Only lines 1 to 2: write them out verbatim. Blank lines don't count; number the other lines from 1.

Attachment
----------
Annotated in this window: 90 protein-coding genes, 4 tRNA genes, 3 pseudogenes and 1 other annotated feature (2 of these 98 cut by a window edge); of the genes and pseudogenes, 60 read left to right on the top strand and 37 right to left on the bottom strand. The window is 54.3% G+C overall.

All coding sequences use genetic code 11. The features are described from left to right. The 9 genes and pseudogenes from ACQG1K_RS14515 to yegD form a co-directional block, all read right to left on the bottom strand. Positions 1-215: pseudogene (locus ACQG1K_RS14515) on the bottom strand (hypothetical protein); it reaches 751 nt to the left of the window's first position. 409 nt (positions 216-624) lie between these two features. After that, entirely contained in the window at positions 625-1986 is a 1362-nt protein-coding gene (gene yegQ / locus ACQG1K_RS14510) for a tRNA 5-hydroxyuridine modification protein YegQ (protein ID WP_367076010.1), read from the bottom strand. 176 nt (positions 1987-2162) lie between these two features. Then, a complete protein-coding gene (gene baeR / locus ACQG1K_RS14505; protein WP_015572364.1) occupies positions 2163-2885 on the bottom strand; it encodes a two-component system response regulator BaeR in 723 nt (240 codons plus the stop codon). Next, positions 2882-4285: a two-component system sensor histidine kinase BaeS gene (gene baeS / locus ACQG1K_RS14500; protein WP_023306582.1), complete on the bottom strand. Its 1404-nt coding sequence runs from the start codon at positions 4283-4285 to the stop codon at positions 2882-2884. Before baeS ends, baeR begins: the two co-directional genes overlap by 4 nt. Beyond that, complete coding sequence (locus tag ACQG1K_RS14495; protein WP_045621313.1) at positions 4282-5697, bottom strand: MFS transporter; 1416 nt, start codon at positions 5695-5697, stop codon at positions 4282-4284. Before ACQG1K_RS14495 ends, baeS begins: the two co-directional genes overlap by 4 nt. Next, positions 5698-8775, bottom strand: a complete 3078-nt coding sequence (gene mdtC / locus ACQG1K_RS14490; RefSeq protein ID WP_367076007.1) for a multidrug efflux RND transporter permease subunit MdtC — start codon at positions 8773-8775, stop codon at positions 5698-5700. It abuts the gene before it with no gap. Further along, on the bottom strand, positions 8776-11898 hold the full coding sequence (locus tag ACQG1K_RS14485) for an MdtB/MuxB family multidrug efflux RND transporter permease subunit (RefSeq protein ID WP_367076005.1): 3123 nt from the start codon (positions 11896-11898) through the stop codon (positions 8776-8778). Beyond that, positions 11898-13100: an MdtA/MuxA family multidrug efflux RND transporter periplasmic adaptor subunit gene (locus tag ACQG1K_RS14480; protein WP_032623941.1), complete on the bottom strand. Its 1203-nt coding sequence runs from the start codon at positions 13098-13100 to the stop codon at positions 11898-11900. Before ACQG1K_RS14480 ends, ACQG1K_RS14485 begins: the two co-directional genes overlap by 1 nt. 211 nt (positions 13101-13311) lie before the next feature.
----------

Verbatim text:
Annotated in this window: 90 protein-coding genes, 4 tRNA genes, 3 pseudogenes and 1 other annotated feature (2 of these 98 cut by a window edge); of the genes and pseudogenes, 60 read left to right on the top strand and 37 right to left on the bottom strand. The window is 54.3% G+C overall.

All coding sequences use genetic code 11. The features are described from left to right. The 9 genes and pseudogenes from ACQG1K_RS14515 to yegD form a co-directional block, all read right to left on the bottom strand. Positions 1-215: pseudogene (locus ACQG1K_RS14515) on the bottom strand (hypothetical protein); it reaches 751 nt to the left of the window's first position. 409 nt (positions 216-624) lie between these two features. After that, entirely contained in the window at positions 625-1986 is a 1362-nt protein-coding gene (gene yegQ / locus ACQG1K_RS14510) for a tRNA 5-hydroxyuridine modification protein YegQ (protein ID WP_367076010.1), read from the bottom strand. 176 nt (positions 1987-2162) lie between these two features. Then, a complete protein-coding gene (gene baeR / locus ACQG1K_RS14505; protein WP_015572364.1) occupies positions 2163-2885 on the bottom strand; it encodes a two-component system response regulator BaeR in 723 nt (240 codons plus the stop codon). Next, positions 2882-4285: a two-component system sensor histidine kinase BaeS gene (gene baeS / locus ACQG1K_RS14500; protein WP_023306582.1), complete on the bottom strand. Its 1404-nt coding sequence runs from the start codon at positions 4283-4285 to the stop codon at positions 2882-2884. Before baeS ends, baeR begins: the two co-directional genes overlap by 4 nt. Beyond that, complete coding sequence (locus tag ACQG1K_RS14495; protein WP_045621313.1) at positions 4282-5697, bottom strand: MFS transporter; 1416 nt, start codon at positions 5695-5697, stop codon at positions 4282-4284. Before ACQG1K_RS14495 ends, baeS begins: the two co-directional genes overlap by 4 nt. Next, positions 5698-8775, bottom strand: a complete 3078-nt coding sequence (gene mdtC / locus ACQG1K_RS14490; RefSeq protein ID WP_367076007.1) for a multidrug efflux RND transporter permease subunit MdtC — start codon at positions 8773-8775, stop codon at positions 5698-5700. It abuts the gene before it with no gap. Further along, on the bottom strand, positions 8776-11898 hold the full coding sequence (locus tag ACQG1K_RS14485) for an MdtB/MuxB family multidrug efflux RND transporter permease subunit (RefSeq protein ID WP_367076005.1): 3123 nt from the start codon (positions 11896-11898) through the stop codon (positions 8776-8778). Beyond that, positions 11898-13100: an MdtA/MuxA family multidrug efflux RND transporter periplasmic adaptor subunit gene (locus tag ACQG1K_RS14480; protein WP_032623941.1), complete on the bottom strand. Its 1203-nt coding sequence runs from the start codon at positions 13098-13100 to the stop codon at positions 11898-11900. Before ACQG1K_RS14480 ends, ACQG1K_RS14485 begins: the two co-directional genes overlap by 1 nt. 211 nt (positions 13101-13311) lie before the next feature.